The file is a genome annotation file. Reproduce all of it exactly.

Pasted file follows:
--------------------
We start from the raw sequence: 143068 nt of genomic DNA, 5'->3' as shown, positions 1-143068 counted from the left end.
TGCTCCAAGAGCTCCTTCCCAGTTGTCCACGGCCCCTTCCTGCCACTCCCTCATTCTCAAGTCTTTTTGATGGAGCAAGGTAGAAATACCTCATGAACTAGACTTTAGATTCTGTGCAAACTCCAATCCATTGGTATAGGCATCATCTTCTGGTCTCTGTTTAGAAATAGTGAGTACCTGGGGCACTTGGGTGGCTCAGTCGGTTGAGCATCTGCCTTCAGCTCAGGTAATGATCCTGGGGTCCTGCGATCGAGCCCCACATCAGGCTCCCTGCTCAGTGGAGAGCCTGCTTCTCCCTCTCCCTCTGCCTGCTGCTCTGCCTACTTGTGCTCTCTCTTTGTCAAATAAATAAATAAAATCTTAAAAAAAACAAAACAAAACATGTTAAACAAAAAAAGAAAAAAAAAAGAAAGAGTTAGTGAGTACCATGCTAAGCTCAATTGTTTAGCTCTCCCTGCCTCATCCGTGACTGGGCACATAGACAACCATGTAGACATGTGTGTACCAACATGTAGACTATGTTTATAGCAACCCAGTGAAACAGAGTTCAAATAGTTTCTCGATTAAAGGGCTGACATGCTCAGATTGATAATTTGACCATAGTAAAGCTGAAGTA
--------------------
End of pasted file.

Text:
We start from the raw sequence: 143068 nt of genomic DNA, 5'->3' as shown, positions 1-143068 counted from the left end.
TGCTCCAAGAGCTCCTTCCCAGTTGTCCACGGCCCCTTCCTGCCACTCCCTCATTCTCAAGTCTTTTTGATGGAGCAAGGTAGAAATACCTCATGAACTAGACTTTAGATTCTGTGCAAACTCCAATCCATTGGTATAGGCATCATCTTCTGGTCTCTGTTTAGAAATAGTGAGTACCTGGGGCACTTGGGTGGCTCAGTCGGTTGAGCATCTGCCTTCAGCTCAGGTAATGATCCTGGGGTCCTGCGATCGAGCCCCACATCAGGCTCCCTGCTCAGTGGAGAGCCTGCTTCTCCCTCTCCCTCTGCCTGCTGCTCTGCCTACTTGTGCTCTCTCTTTGTCAAATAAATAAATAAAATCTTAAAAAAAACAAAACAAAACATGTTAAACAAAAAAAGAAAAAAAAAAGAAAGAGTTAGTGAGTACCATGCTAAGCTCAATTGTTTAGCTCTCCCTGCCTCATCCGTGACTGGGCACATAGACAACCATGTAGACATGTGTGTACCAACATGTAGACTATGTTTATAGCAACCCAGTGAAACAGAGTTCAAATAGTTTCTCGATTAAAGGGCTGACATGCTCAGATTGATAATTTGACCATAGTAAAGCTGAAGTA